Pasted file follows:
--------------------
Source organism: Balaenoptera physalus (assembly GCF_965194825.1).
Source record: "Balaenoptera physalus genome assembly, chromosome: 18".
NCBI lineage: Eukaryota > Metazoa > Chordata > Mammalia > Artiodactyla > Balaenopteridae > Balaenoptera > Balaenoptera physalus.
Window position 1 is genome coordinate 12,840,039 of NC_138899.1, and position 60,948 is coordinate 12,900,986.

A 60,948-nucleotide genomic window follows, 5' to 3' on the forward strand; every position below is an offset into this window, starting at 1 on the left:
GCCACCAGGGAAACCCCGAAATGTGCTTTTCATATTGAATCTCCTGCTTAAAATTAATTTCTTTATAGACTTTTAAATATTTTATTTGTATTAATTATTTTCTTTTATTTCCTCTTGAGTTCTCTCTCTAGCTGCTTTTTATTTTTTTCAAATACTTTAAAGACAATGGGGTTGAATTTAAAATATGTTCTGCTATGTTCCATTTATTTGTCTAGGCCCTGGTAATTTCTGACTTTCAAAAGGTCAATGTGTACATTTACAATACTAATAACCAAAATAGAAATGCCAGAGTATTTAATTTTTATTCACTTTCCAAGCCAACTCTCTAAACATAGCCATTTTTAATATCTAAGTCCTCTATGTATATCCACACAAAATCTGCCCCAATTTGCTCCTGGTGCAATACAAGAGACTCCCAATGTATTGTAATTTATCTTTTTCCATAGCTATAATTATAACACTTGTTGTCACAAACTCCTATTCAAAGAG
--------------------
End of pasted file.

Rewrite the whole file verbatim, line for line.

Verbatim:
Source organism: Balaenoptera physalus (assembly GCF_965194825.1).
Source record: "Balaenoptera physalus genome assembly, chromosome: 18".
NCBI lineage: Eukaryota > Metazoa > Chordata > Mammalia > Artiodactyla > Balaenopteridae > Balaenoptera > Balaenoptera physalus.
Window position 1 is genome coordinate 12,840,039 of NC_138899.1, and position 60,948 is coordinate 12,900,986.

A 60,948-nucleotide genomic window follows, 5' to 3' on the forward strand; every position below is an offset into this window, starting at 1 on the left:
GCCACCAGGGAAACCCCGAAATGTGCTTTTCATATTGAATCTCCTGCTTAAAATTAATTTCTTTATAGACTTTTAAATATTTTATTTGTATTAATTATTTTCTTTTATTTCCTCTTGAGTTCTCTCTCTAGCTGCTTTTTATTTTTTTCAAATACTTTAAAGACAATGGGGTTGAATTTAAAATATGTTCTGCTATGTTCCATTTATTTGTCTAGGCCCTGGTAATTTCTGACTTTCAAAAGGTCAATGTGTACATTTACAATACTAATAACCAAAATAGAAATGCCAGAGTATTTAATTTTTATTCACTTTCCAAGCCAACTCTCTAAACATAGCCATTTTTAATATCTAAGTCCTCTATGTATATCCACACAAAATCTGCCCCAATTTGCTCCTGGTGCAATACAAGAGACTCCCAATGTATTGTAATTTATCTTTTTCCATAGCTATAATTATAACACTTGTTGTCACAAACTCCTATTCAAAGAG